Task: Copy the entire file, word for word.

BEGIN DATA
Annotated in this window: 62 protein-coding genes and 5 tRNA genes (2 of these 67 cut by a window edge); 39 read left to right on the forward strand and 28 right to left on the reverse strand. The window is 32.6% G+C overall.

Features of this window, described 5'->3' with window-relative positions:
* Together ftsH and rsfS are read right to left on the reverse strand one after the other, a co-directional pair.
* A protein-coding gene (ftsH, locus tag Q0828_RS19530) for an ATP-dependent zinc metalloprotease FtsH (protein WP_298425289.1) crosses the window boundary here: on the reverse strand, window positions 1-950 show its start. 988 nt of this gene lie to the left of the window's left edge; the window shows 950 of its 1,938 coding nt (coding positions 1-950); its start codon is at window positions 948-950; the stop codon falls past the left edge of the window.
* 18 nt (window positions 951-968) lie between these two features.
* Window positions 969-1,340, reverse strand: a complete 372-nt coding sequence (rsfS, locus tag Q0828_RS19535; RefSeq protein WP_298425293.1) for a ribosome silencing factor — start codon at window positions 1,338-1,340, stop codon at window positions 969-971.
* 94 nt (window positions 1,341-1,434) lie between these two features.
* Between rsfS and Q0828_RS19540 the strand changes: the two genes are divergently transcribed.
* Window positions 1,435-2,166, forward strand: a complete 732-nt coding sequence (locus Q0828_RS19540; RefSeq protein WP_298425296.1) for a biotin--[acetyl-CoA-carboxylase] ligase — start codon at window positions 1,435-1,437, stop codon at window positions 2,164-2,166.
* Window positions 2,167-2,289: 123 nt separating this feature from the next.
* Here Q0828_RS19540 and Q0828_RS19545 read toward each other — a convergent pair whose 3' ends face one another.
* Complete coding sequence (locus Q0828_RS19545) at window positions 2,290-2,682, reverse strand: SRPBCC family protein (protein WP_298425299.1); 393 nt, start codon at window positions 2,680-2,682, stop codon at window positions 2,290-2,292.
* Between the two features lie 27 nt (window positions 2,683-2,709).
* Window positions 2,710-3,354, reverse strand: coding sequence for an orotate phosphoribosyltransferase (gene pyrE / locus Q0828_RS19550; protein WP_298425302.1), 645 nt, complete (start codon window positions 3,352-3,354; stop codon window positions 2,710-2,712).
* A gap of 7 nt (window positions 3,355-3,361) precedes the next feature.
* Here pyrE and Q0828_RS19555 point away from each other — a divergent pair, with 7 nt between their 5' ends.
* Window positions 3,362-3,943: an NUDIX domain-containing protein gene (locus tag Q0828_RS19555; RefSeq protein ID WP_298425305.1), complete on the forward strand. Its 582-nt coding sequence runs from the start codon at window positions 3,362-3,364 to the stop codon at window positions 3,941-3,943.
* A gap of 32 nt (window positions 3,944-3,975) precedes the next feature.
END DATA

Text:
Annotated in this window: 62 protein-coding genes and 5 tRNA genes (2 of these 67 cut by a window edge); 39 read left to right on the forward strand and 28 right to left on the reverse strand. The window is 32.6% G+C overall.

Features of this window, described 5'->3' with window-relative positions:
* Together ftsH and rsfS are read right to left on the reverse strand one after the other, a co-directional pair.
* A protein-coding gene (ftsH, locus tag Q0828_RS19530) for an ATP-dependent zinc metalloprotease FtsH (protein WP_298425289.1) crosses the window boundary here: on the reverse strand, window positions 1-950 show its start. 988 nt of this gene lie to the left of the window's left edge; the window shows 950 of its 1,938 coding nt (coding positions 1-950); its start codon is at window positions 948-950; the stop codon falls past the left edge of the window.
* 18 nt (window positions 951-968) lie between these two features.
* Window positions 969-1,340, reverse strand: a complete 372-nt coding sequence (rsfS, locus tag Q0828_RS19535; RefSeq protein WP_298425293.1) for a ribosome silencing factor — start codon at window positions 1,338-1,340, stop codon at window positions 969-971.
* 94 nt (window positions 1,341-1,434) lie between these two features.
* Between rsfS and Q0828_RS19540 the strand changes: the two genes are divergently transcribed.
* Window positions 1,435-2,166, forward strand: a complete 732-nt coding sequence (locus Q0828_RS19540; RefSeq protein WP_298425296.1) for a biotin--[acetyl-CoA-carboxylase] ligase — start codon at window positions 1,435-1,437, stop codon at window positions 2,164-2,166.
* Window positions 2,167-2,289: 123 nt separating this feature from the next.
* Here Q0828_RS19540 and Q0828_RS19545 read toward each other — a convergent pair whose 3' ends face one another.
* Complete coding sequence (locus Q0828_RS19545) at window positions 2,290-2,682, reverse strand: SRPBCC family protein (protein WP_298425299.1); 393 nt, start codon at window positions 2,680-2,682, stop codon at window positions 2,290-2,292.
* Between the two features lie 27 nt (window positions 2,683-2,709).
* Window positions 2,710-3,354, reverse strand: coding sequence for an orotate phosphoribosyltransferase (gene pyrE / locus Q0828_RS19550; protein WP_298425302.1), 645 nt, complete (start codon window positions 3,352-3,354; stop codon window positions 2,710-2,712).
* A gap of 7 nt (window positions 3,355-3,361) precedes the next feature.
* Here pyrE and Q0828_RS19555 point away from each other — a divergent pair, with 7 nt between their 5' ends.
* Window positions 3,362-3,943: an NUDIX domain-containing protein gene (locus tag Q0828_RS19555; RefSeq protein ID WP_298425305.1), complete on the forward strand. Its 582-nt coding sequence runs from the start codon at window positions 3,362-3,364 to the stop codon at window positions 3,941-3,943.
* A gap of 32 nt (window positions 3,944-3,975) precedes the next feature.